Tuesday, 29 November 2011


FILE - Sudanese President Omer Hassan al Bashir
arrives at the promulgation of Kenya’s New Constitution
at the Uhuru Park grounds on August 27, 2010 in Nairobi (AFP)
The Sudanese government on Monday night took the surprise step of asking the Kenyan ambassador in Khartoum to leave the country after a High Court judge in Nairobi ordered the government to arrest president Omer Hassan al-Bashir.
Bashir is wanted by the International Criminal Court (ICC) based in The Hague since 2009 on ten counts of war crimes, crimes against humanity and genocide he allegedly masterminded in Sudan’s western region of Darfur.
African nations rallied behind Bashir and the African Union (AU) issued several resolutions directing its members not to cooperate with the court in apprehending the Sudanese leader.
Kenya, an ICC state party, allowed Bashir in August 2010 to visit drawing strong rebuke from Western nations and rights groups. It also angered the Orange Democratic Movement (ODM) headed by Prime Minister Raila Odinga which shares the coalition government with arty National Unity (PNU) led by president Mwai Kibaki.
In November 2010 the Kenyan High Court received a request from the local chapter of the International Commission of Jurists (ICJ) seeking to compel the government to execute the arrest warrant against Bashir should he visit again.
The court today dismissed the government’s argument that the ICJ has no standing to make such a request.
“I am satisfied that the applicant (ICJ-Kenya) has locus standi [the right to appear before a court] to seek the orders because Kenya is obligated to arrest him being a member state to the Rome Statute,” Judge Nicholas Ombija said in his ruling.
"The matter raised by the applicant and the orders sought are justifiable.... The application is thus tenable in law. I grant the orders sought and direct the minister of internal security to arrest President Bashir should be set foot in Kenya in future," Judge Nicholas Ombija said in his ruling.
Kenyan media on Tuesday quoted the foreign minister Moses Wetangula as being critical of the ruling, describing it as a "judgment in error" that "clearly shows the insensitivity of the court to international relations".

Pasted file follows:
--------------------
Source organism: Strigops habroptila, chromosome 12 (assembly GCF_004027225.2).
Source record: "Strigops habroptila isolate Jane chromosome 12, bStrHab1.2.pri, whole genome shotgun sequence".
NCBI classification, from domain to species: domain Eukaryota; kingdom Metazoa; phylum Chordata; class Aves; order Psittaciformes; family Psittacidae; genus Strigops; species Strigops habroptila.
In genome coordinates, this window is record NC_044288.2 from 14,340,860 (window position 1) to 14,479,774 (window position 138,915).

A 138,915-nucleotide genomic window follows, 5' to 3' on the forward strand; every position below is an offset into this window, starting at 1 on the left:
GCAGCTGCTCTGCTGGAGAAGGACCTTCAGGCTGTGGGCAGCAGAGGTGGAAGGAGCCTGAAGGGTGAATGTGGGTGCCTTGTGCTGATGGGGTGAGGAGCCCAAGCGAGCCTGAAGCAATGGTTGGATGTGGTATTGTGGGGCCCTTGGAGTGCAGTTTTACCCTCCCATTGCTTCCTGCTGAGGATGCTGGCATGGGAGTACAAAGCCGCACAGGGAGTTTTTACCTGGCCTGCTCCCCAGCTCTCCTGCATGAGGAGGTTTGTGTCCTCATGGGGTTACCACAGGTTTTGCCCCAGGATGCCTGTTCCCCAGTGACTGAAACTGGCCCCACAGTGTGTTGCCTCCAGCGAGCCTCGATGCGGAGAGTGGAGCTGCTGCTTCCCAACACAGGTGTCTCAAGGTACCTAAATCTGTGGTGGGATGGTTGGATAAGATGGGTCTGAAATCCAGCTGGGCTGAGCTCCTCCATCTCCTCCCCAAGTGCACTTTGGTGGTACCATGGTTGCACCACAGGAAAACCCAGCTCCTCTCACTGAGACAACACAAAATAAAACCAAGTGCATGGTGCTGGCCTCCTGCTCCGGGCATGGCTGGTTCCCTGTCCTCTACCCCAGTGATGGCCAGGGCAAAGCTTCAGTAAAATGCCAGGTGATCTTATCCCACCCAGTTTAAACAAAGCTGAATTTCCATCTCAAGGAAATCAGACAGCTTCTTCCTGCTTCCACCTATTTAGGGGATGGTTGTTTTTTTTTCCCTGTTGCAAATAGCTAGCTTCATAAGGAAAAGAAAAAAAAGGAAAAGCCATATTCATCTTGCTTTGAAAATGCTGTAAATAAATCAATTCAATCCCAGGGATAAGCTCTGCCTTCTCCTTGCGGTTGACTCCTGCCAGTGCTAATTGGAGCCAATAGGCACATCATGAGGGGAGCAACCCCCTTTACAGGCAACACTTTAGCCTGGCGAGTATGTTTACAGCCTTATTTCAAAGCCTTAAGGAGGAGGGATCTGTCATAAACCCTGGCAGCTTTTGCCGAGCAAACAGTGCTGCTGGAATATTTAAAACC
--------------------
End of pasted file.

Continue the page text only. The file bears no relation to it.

It is not clear if the Kenyan government intends to appeal today’s decision.
The ICJ has applauded the ruling and warned that President Kibaki and Attorney General would be in contempt of the Kenyan Courts and the Rome Statute if they did not comply.
"If the government does not execute this court warrant, it will not only be failing in its obligations as set out in the Rome Statute but also putting unnecessary and undue strain on the already bruised human rights records of the country after post-election violence serious crimes," said ICJ Deputy and Programmes Director Mwaura Nderi.
Sudan initially sought to downplay the court’s decision saying it will not affect its bilateral ties with Kenya and that it was more related to internal politics on dealing with the ICC.
"The bilateral ties are deeply-rooted and are governed by the charter of the African Union. We are waiting for the outcome of the contacts between Khartoum and Nairobi," Sudanese foreign ministry spokesperson Al-Obaid Marawih said at a news conference on Monday.
The foreign ministry in Khartoum also said that the court’s decision is closely linked to successes achieved by Bashir in visiting other countries including state parties like Kenya.
The statement went on to say that the ICC prosecutor has failed to convince the member states in the Rome Statute of arresting Bashir and other figures wanted by the court including those in relation to the Libya situation.
In separate statements to the London-based al-Sharq al-Awsat newspaper Marawih cleared the Kenyan government from responsibility for the court’s decision.
“It is difficult to say that the decision [is coming] from the state, but a court’s decision, and the prosecutor is not the executive, but the call was from the Kenyan branch of a European organization” Marawih said.
He added that a group of activists previously tried to persuade the Kenyan government and pressure it to adopt a political decision, and when they failed they sought a judicial ruling.
But in a matter of hours Khartoum decided to take a tougher stance.
“The Sudanese government has ordered the Kenyan ambassador to leave the country within 72 hours” Marawih told Agence France Presse (AFP).
“They have also ordered the Sudanese ambassador to leave Kenya and return to Khartoum,” he added.
An opposition leader in Sudan suggested to Sudan Tribune that Bashir may have personally ordered the expulsion.
“Now Bashir is in charge, he reacts and doesn’t think and nobody can dare to talk him off, especially when it comes to himself and the ICC,” said the opposition figure who asked not to be named.

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